I have written before about musculus (the wrong sort of mussel I know, but give a chap a break). Here's the relevant bit:
...Another adjective - one of my favourite derivations and demonstrating again Guy Deutcher's 'reef of dead metaphors' idea (mentioned in another post) - is 'muscular', from mus ('mouse')/musculus ('little mouse'), which is the way muscles looked to Early Romans - at least the ones who didn't get within gawping distance of auspice-reading: a little metaphorical mouse scampering about under a carpet.I was talking to an Audiologist the other day (no, really) and asked her whether she knew the derivation of cochlea – the little doofer in the inner ear that's caused so much soul-searching among the deaf community: to implant or not to implant... She was holding a take-to-bits-able model of one side of the top half of a skull, and I had had an idea about the possible derivation of 'cockle'. (More of this in a paragraph or two.) I wondered if, like the hippocampus (named after a sea-horse, which is what it looks like), it was named after a sea-creature.
See the rest here (not a bad-un, though I say it as shouldn't)
She said she wasn't sure, but probably something like 'spiral' (which is its shape). I was temporarily disappointed; anything so geometrical seemed a bit too obvious (and indeed, quite likely; geometry works OK for the trapezius and the deltoid muscle). But I had been misled by my hippocampus idea. What it looked like was a snail (OK a SPIRAL but also... ) crawling doggedly (if a snail can be dogged) across the inner ear.
But my disappointment didn't last long; when all else fails, try a dictionary is my motto. So I looked in my old mistreated nineteenth-century Latin dictionary – one word, apart from the usual lexicographical impedimenta: SNAIL. And then there is a parenthetical '(Hence It. chiocciola)'. My Italian dictionary, for chiocciola, also gave that single word. But then it gave me my current favourite for Charming Image of the Year (narrowly beating the French trombone [='paperclip']): a spiral staircase is una scala a chiocciola. Isn't that lovely?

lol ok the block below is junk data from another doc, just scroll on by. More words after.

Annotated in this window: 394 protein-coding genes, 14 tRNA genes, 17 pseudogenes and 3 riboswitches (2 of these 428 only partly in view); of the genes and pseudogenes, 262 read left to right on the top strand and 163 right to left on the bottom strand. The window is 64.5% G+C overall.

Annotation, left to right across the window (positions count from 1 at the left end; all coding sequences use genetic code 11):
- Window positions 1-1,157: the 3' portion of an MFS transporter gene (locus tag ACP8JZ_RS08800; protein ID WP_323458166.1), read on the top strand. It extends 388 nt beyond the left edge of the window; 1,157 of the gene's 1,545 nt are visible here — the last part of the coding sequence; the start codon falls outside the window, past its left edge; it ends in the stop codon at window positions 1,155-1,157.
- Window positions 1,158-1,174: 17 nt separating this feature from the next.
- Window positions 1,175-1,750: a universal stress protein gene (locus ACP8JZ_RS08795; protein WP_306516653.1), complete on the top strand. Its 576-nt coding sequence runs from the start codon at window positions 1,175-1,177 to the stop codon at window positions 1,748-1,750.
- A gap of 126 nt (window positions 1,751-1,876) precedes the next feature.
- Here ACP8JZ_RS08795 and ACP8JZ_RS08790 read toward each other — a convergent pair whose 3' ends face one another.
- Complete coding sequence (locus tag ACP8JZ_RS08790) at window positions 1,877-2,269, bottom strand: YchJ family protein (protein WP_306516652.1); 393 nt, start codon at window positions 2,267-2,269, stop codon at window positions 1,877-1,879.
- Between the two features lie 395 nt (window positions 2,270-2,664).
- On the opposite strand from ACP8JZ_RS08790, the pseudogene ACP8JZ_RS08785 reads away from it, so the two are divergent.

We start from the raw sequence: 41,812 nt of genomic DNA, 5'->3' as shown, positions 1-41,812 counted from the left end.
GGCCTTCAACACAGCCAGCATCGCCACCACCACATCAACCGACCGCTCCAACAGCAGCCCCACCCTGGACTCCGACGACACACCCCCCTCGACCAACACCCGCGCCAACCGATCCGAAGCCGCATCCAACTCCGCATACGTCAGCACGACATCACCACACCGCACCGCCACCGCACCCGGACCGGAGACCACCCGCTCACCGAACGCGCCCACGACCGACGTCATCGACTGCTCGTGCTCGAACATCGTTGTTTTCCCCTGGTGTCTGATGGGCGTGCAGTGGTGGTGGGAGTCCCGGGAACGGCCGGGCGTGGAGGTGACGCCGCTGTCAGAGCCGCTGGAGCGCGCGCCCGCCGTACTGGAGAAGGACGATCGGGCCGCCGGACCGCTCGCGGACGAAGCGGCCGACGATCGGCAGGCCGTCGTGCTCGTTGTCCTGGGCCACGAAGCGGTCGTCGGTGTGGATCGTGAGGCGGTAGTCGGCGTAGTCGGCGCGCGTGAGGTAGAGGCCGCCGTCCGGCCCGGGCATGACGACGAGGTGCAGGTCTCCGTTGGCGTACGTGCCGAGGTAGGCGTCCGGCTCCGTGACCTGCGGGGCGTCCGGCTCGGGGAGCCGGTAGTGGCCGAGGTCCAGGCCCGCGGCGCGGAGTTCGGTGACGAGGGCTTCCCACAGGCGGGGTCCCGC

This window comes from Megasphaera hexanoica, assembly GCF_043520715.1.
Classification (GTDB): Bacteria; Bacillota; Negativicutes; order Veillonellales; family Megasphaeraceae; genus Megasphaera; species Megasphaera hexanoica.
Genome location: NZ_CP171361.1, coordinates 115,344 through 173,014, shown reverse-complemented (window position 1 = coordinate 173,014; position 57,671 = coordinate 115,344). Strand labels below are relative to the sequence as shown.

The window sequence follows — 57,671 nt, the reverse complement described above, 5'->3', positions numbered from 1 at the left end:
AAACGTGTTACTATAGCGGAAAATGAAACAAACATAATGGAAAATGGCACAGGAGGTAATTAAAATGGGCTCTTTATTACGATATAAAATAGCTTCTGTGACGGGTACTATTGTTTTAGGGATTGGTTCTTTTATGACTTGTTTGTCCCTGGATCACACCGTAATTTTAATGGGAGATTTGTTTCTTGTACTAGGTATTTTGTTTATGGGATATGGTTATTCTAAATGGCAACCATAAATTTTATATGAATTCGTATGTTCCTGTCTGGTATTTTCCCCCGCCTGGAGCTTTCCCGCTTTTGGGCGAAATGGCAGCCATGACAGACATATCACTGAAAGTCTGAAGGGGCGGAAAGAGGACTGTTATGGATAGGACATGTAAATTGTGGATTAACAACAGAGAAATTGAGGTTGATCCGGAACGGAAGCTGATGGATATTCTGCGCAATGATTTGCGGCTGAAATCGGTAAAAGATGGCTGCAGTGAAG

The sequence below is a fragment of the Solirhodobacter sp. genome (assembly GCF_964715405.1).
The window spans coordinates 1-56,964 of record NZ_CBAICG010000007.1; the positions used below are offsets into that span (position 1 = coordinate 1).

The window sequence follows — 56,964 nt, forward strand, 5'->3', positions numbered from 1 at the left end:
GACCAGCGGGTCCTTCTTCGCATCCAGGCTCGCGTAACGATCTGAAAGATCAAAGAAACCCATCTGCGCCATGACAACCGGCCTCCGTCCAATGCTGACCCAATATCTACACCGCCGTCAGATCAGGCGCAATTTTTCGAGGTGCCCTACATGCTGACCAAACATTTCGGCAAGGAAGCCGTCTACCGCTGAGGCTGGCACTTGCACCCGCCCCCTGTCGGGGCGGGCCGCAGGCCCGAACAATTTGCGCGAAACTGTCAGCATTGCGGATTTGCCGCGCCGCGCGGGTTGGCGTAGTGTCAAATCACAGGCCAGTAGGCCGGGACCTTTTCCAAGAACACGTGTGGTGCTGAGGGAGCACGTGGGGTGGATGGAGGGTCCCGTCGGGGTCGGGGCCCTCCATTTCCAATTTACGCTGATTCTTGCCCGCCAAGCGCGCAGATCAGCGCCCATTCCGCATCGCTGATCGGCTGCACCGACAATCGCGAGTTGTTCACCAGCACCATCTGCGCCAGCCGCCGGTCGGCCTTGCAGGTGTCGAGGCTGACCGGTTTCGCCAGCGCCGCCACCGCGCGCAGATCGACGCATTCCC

<digression>Returning to those cockles. A cockle is a bit spirally, but not much. Whereas a snail is much more cochlea-like; so much alike that you'd be forgiven for saying 'Greetings, small mollusc' in the ENT operating theatre. See?
... which reminds me. In Secrets of the Castle the other day, the stone-mason planned a spiral staircase with 12 steps going round a full circle. Now I have something to look for when visiting castles around the world: I wonder if 12 steps per revolution is a universal...
See original hereEtymonline says
...from Greek kokhlias "snail, screw," etc., from kokhlos "spiral shell," perhaps related to konkhos"mussel, conch."And when I first had my 'cockle' idea I set a lot of store by that 'perhaps...'. But I'm happy to stick with 'snail'. And the Audiologist was right-ish; the snail got its name from its shape (kokhlos). but the cochlea got its final diphthong from the Latin for snail.